Updated: Sep 26
If cloth is to be convincing it should be a floppy object that drapes across what it lands on. So the first thing to do in Cinema 4D is to give it some gravity, so that it falls.
Create a plane and a sphere. Drag the plane up so it's directly above the sphere. The sphere has to be told to be a solid object, otherwise the cloth will just fall straight through it as if it wasn’t there.
This is done with a ‘Simulation Tag'. To assign it, right-click on the sphere in the Object Manager and choose ‘simulation tags > collider body’. Now it’s something that other objects can collide with. The tag gives it solidity.
Then right-click on the plane and choose ‘simulation tags > rigid body’. That allows it to become subject to gravity. The sphere isn’t, by the way. That's why it just sits there.
If you press the ‘play’ button, you’ll see the plane fall and land on top of the sphere. It doesn’t bend around it at all, so it's clearly not much like cloth yet, but it will be soon.
Both objects now have a small square tag to the right of their names in the Object Manager.
Select the plane's ‘Rigid Body’ tag in the Object Manager, and in the Attributes Manager click on the Collision tab. Down near the bottom you’ll see Bounce, Friction and Collision Noise. Set the Bounce very low, as cloth doesn’t usually need to bounce very much – maybe something between 1 and 5%. Then set Friction to 85%. Cloth has friction, but not as much as many other things, so it doesn’t need to be 100%. Don’t change Collision Noise at all.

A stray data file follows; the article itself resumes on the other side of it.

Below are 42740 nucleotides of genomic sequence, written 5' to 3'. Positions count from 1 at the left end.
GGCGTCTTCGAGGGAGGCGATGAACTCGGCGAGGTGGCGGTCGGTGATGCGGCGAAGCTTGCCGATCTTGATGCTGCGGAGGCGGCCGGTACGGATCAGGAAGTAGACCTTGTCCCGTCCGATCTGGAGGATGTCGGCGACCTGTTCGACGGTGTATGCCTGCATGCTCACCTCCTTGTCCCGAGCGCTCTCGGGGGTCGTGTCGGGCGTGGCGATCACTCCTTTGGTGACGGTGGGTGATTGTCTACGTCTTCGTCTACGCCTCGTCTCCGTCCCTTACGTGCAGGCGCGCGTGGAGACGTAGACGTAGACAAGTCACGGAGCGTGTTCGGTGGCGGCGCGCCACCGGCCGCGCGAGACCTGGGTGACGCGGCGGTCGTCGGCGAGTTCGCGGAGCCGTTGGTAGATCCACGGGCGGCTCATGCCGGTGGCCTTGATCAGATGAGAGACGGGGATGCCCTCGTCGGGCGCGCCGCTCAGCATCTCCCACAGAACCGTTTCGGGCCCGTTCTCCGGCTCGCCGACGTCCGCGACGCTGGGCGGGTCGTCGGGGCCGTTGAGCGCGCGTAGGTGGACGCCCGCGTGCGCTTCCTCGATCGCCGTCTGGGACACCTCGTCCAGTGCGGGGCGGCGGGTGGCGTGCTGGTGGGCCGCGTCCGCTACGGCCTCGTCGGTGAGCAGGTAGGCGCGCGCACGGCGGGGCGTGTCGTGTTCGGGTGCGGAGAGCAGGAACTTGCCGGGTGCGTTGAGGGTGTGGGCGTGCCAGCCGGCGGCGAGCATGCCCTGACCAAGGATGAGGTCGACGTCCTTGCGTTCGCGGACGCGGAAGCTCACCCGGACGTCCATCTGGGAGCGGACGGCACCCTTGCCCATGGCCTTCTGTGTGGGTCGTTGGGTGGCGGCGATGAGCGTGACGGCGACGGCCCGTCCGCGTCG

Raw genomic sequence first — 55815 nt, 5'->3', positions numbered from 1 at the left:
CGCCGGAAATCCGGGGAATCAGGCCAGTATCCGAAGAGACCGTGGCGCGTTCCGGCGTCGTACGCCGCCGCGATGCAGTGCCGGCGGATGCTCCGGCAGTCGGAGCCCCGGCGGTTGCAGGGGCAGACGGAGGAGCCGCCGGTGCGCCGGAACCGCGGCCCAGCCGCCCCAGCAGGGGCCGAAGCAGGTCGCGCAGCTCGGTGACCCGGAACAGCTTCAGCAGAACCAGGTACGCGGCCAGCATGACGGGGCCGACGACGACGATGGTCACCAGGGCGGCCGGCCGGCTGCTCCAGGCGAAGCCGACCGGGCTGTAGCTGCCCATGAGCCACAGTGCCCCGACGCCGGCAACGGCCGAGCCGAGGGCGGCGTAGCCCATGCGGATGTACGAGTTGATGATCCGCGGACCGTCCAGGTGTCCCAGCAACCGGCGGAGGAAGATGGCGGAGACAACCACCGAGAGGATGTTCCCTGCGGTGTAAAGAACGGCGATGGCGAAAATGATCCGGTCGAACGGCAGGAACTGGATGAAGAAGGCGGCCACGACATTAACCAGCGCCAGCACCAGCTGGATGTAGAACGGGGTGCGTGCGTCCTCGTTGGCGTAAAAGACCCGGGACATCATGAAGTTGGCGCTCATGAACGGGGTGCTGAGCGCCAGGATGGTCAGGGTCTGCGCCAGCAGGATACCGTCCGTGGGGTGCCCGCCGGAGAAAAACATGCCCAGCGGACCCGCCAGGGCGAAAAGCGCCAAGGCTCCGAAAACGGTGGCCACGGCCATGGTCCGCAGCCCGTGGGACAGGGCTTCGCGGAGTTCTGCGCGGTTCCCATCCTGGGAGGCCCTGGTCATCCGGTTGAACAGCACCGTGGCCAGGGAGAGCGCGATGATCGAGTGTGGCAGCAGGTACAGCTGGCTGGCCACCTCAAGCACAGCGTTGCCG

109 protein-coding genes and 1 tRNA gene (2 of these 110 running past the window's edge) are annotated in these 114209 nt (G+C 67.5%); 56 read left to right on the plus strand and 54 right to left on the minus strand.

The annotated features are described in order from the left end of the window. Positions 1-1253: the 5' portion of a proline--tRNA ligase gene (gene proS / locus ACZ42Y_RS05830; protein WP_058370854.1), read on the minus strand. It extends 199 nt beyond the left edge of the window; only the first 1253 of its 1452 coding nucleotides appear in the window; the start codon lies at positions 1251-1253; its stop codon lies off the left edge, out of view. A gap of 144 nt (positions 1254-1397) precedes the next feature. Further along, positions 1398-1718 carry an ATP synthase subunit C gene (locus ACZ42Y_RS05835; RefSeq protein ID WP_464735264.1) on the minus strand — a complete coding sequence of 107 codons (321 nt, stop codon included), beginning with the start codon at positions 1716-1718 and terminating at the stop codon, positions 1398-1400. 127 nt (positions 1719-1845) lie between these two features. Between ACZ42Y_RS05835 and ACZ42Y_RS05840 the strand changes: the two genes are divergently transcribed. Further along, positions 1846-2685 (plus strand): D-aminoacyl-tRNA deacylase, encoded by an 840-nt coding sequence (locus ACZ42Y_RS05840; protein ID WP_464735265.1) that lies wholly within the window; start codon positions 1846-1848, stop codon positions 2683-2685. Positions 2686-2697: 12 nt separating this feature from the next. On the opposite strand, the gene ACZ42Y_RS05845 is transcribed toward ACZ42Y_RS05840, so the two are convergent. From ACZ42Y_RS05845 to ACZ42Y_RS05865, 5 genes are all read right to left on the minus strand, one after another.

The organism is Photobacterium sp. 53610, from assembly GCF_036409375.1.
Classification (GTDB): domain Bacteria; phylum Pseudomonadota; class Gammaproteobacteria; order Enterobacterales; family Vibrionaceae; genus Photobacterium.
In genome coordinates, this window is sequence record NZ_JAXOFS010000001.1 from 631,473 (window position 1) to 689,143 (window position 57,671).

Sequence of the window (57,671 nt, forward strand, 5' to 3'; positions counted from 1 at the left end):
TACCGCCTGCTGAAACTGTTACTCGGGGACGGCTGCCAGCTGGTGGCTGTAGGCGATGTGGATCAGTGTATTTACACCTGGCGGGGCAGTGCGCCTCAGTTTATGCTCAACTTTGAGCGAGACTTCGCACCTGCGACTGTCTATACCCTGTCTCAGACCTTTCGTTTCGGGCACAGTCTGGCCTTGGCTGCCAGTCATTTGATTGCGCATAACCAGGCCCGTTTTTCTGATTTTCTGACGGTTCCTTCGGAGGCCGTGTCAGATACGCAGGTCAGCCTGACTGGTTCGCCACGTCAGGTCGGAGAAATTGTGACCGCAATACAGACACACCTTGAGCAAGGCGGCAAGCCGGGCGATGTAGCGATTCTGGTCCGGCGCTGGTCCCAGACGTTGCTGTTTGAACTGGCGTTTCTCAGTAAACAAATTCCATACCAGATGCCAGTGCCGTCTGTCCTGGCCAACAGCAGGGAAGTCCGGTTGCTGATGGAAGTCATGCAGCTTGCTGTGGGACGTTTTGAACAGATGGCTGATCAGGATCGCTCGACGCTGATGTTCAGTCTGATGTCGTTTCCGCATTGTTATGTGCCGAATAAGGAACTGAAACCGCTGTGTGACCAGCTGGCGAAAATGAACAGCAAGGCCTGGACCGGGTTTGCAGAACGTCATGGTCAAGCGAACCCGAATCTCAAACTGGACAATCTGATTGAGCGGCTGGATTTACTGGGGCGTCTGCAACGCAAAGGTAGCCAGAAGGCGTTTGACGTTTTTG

Then select the ‘Soft Body’ tag in the AM. At the top, change the 'Soft Body' setting from ‘Off’ to ‘Made of Polygons / Lines’. Here’s an image with some reasonable numbers to start with for the settings below that.
Imagine that the plane is originally a fairly hard object, like plastic. The ‘Structural’ setting is similar to its strength. ‘Damping’ sort of muffles the effect of the setting above it, wherever you see it. And a low Flexion setting allows the object to fall and fold much more like cloth.
Press the play button again. It will be slower this time, because it’s trying to process all the new settings, but once it’s run through the whole thing it should speed up. And now the plane behaves more like cloth. And a bit like a mutant jellyfish.
Of course, experimentation is the key to getting exactly the result you want. Change a setting, and press ‘play’ again. Change something else, and press ‘play’ and watch for what’s different. And the main thing is...have fun! Cinema 4D is an amazing programme, and if you don’t enjoy it, there’s something seriously wrong.